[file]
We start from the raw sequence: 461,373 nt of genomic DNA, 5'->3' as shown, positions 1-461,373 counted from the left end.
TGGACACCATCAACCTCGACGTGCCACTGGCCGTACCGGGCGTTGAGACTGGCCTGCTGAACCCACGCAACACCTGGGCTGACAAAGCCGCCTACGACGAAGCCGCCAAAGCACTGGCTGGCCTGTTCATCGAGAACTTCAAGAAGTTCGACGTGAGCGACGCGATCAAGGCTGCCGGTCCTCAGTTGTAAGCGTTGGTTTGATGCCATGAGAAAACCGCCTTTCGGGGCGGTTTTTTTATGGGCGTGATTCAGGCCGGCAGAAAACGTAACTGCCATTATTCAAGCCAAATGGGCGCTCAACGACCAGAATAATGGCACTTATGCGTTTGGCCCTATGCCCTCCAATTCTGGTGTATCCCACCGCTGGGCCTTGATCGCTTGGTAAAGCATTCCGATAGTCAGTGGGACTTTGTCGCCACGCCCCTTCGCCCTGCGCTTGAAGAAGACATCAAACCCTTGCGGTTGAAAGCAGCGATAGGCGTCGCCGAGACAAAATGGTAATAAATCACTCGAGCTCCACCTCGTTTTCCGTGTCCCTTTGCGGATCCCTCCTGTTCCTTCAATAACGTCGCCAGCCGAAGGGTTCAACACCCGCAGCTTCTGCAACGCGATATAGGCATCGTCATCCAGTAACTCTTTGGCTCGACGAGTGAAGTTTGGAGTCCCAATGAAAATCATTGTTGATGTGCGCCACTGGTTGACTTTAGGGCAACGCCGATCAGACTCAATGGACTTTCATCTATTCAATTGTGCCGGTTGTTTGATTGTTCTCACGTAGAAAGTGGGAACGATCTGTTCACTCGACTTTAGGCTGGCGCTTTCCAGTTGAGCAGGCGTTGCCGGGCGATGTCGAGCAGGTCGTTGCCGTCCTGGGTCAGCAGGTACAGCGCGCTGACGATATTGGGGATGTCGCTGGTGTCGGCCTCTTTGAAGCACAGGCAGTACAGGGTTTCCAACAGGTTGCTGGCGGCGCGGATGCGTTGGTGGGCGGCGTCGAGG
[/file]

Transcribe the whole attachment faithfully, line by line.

We start from the raw sequence: 461,373 nt of genomic DNA, 5'->3' as shown, positions 1-461,373 counted from the left end.
TGGACACCATCAACCTCGACGTGCCACTGGCCGTACCGGGCGTTGAGACTGGCCTGCTGAACCCACGCAACACCTGGGCTGACAAAGCCGCCTACGACGAAGCCGCCAAAGCACTGGCTGGCCTGTTCATCGAGAACTTCAAGAAGTTCGACGTGAGCGACGCGATCAAGGCTGCCGGTCCTCAGTTGTAAGCGTTGGTTTGATGCCATGAGAAAACCGCCTTTCGGGGCGGTTTTTTTATGGGCGTGATTCAGGCCGGCAGAAAACGTAACTGCCATTATTCAAGCCAAATGGGCGCTCAACGACCAGAATAATGGCACTTATGCGTTTGGCCCTATGCCCTCCAATTCTGGTGTATCCCACCGCTGGGCCTTGATCGCTTGGTAAAGCATTCCGATAGTCAGTGGGACTTTGTCGCCACGCCCCTTCGCCCTGCGCTTGAAGAAGACATCAAACCCTTGCGGTTGAAAGCAGCGATAGGCGTCGCCGAGACAAAATGGTAATAAATCACTCGAGCTCCACCTCGTTTTCCGTGTCCCTTTGCGGATCCCTCCTGTTCCTTCAATAACGTCGCCAGCCGAAGGGTTCAACACCCGCAGCTTCTGCAACGCGATATAGGCATCGTCATCCAGTAACTCTTTGGCTCGACGAGTGAAGTTTGGAGTCCCAATGAAAATCATTGTTGATGTGCGCCACTGGTTGACTTTAGGGCAACGCCGATCAGACTCAATGGACTTTCATCTATTCAATTGTGCCGGTTGTTTGATTGTTCTCACGTAGAAAGTGGGAACGATCTGTTCACTCGACTTTAGGCTGGCGCTTTCCAGTTGAGCAGGCGTTGCCGGGCGATGTCGAGCAGGTCGTTGCCGTCCTGGGTCAGCAGGTACAGCGCGCTGACGATATTGGGGATGTCGCTGGTGTCGGCCTCTTTGAAGCACAGGCAGTACAGGGTTTCCAACAGGTTGCTGGCGGCGCGGATGCGTTGGTGGGCGGCGTCGAGG